Aman Ali and his friend Bassam Tariq know how diverse the Muslim community is- a couple years ago, they criss-crossed the US and visited a different mosque every day for a month. Aman says the Muslim communities he met with are as diverse as America itself- and the mosques are just as unique.
Gene Luen Yang is known for exploring the Boxer Rebellion in his critically acclaimed graphic novel, "Boxers and Saints." His latest project revives the Green Turtle, a little-known Asian American superhero.
Drive by the Yusuf Mosque in Boston on a Friday afternoon, prayer day, and you'll see men and women from across the Muslim world, from Indonesia to Iraq to North Africa, in a wide variety of dress. And none of them care which Islamic sect anyone is from.
Somehow poverty abroad seems far worse than poverty in the US. Yet the statistics show 25% of all American kids live in poverty. Journalist Tamar Charney brought her early experience with poverty in Venezuela to her coverage of poverty in Detroit.
Even before the first detainee arrived at the US base in Guantanamo, Cuba, Miami Herald reporter Carol Rosenberg was on the story. After 13 years on the job, Rosenberg reflects on how the detention center came to be, snapshots of life there, and what Guantanmo was like for the five Taliban leaders recently swapped for Sgt. Bowe Bergdahl.
If immigration reform was already on life support in Congress, last night's defeat of Republican Eric Cantor in Virginia may have pulled the plug, at least for any short-term legislation. But a reform activist says demographic trends are on the side of reform.
President Obama in Europe this week has been rallying the nations of Europe to oppose Moscow's annexation of Crimea, and to try to deter further aggression. But despite all the talk of unity, there are serious limits to what the US and Europe are willing to do together. Host Marco Werman speaks with Judy Dempsey, senior associate at Carnegie-Europe.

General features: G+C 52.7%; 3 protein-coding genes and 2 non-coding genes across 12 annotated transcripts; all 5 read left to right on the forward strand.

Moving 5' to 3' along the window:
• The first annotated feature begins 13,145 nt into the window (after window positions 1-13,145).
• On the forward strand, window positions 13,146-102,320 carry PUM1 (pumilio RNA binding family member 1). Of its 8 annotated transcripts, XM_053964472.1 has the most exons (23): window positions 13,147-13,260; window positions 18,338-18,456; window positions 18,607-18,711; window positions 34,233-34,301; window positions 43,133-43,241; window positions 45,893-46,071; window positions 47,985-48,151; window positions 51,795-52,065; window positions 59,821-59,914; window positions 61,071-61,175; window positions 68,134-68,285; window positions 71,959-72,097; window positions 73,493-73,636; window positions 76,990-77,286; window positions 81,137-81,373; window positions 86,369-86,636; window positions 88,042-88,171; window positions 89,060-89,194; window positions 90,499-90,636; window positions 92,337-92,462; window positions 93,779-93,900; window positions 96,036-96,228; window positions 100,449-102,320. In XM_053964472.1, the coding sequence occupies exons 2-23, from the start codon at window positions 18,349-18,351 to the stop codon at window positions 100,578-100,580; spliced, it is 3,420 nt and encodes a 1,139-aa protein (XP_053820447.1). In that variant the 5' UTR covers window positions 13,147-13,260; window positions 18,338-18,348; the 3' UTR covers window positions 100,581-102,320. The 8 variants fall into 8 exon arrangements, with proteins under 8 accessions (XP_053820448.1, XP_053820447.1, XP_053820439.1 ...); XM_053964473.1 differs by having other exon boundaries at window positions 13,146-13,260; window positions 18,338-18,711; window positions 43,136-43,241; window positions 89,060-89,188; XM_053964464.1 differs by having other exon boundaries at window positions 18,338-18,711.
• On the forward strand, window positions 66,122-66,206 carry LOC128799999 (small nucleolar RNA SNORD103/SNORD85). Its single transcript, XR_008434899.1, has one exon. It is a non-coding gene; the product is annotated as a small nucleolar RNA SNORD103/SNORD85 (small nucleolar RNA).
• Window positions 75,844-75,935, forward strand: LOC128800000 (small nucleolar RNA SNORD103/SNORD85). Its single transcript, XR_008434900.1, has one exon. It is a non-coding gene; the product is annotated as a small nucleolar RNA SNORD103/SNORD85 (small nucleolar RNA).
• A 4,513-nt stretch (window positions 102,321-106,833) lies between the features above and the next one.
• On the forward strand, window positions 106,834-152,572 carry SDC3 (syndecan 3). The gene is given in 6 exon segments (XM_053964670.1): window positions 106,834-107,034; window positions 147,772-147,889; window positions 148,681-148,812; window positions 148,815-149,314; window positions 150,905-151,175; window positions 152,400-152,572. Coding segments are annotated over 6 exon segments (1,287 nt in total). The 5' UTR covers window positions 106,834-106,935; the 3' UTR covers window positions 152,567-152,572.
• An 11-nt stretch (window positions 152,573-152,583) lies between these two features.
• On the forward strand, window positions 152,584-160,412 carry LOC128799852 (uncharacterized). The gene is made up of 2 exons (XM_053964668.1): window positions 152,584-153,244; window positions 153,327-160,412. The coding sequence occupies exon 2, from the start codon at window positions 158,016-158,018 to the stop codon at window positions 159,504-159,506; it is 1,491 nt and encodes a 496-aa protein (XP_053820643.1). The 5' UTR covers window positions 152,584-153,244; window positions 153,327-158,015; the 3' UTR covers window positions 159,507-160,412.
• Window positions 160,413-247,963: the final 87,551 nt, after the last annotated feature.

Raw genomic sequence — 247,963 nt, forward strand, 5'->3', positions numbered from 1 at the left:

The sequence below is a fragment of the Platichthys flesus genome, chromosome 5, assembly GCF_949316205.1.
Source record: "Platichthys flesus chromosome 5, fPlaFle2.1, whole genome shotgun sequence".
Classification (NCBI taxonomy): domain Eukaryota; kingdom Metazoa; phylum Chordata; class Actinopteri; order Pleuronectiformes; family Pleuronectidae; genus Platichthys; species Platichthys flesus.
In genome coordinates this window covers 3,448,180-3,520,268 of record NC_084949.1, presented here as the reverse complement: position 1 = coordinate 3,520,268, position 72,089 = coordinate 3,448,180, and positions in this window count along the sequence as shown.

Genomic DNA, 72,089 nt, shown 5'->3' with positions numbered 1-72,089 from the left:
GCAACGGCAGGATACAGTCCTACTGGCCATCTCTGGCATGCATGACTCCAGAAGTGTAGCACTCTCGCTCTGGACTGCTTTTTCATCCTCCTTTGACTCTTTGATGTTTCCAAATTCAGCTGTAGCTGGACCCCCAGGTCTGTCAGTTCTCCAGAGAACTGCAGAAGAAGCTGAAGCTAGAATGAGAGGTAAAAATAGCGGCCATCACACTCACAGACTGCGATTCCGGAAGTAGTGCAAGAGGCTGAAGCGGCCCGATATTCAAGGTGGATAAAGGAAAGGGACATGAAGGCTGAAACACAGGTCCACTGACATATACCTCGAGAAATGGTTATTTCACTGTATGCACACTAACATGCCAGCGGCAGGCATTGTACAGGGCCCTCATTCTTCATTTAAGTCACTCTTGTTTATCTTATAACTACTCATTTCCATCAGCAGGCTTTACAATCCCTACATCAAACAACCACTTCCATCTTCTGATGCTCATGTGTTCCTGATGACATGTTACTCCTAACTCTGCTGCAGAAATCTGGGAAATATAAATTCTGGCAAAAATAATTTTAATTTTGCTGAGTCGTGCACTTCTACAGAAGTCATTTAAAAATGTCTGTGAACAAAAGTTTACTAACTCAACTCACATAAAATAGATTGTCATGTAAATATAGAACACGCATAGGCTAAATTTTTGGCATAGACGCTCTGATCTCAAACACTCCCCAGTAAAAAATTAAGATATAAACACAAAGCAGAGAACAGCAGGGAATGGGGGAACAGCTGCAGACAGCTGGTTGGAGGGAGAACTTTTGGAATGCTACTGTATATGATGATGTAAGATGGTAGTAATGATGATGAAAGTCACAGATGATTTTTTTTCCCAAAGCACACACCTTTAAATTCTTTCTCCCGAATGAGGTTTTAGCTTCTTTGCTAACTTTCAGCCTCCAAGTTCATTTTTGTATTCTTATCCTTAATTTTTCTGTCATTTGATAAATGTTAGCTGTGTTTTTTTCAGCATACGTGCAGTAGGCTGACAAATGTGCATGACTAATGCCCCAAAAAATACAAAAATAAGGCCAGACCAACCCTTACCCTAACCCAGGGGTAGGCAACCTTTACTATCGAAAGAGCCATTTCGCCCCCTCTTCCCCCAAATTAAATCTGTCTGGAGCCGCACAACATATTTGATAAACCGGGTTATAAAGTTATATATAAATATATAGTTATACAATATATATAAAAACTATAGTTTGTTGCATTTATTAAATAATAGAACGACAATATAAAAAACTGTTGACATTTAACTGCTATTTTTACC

The Korean American community is standing by a new statue honoring thousands of "comfort women," or sex slaves, used by Japanese soldiers during World War II. Japanese conservatives say the statue has to go. And both sides are taking the issue to the White House.
Nicole Ponseca, founder of Maharlika and Jeepney in the East Village, wants Filipino food to stand on its own two feet in the American market. Unlike what some of her contemporaries have said, she thinks America is ready for offals.
Demand for medical care will grow. One possible solution would be to allow more foreign-trained doctors to work in the US. Many are ready to practice but the US system for residency keeps them out of the running. Marina Giovannelli of WLRN-Miami has more.
A photo of three pioneering women doctors has been circulating in social media -- but they're not wearing white lab coats. They're wearing culturally significant dress and they represent the first women doctors from their countries, back in the 1800s.
You might think world leaders care a lot about the words they choose and how powerfully they deliver them. Guess again. Sometimes all that matters much less than deciding whether to speak English or not.
Photographer Gabriele Stabile spent six years photographing refugees’ first nights in the US, then following up with them after they’d been here for a few years. The result is a book called "Refugee Hotel," and an exhibit by the same name now up at the Bronx Documentary Center.
The World's Jason Margolis reports on a group of people we haven't heard from in a while: global warming skeptics; they believe climate change isn't real and that governments shouldn't regulate greenhouse gases.
Orlando de Guzman reports from the Sulu Archipelago, a dangerous region in the southern Philippines where rebels with suspected links to al Qaeda are active, and so are US-backed government troops trying to hunt the rebels down
The U.S. government has taken a keen interest in France's poor, immigrant suburbs, and it's been bringing over young people from those suburbs to change some of their negative opinions about the U.S., as The BBC's Emma Jane Kirby reports from Paris.
American screen actors are locked in a labor dispute with major Hollywood studios and just last year, U.S. screenwriters went out on strike, and many European screenwriters look on with envy at the bargaining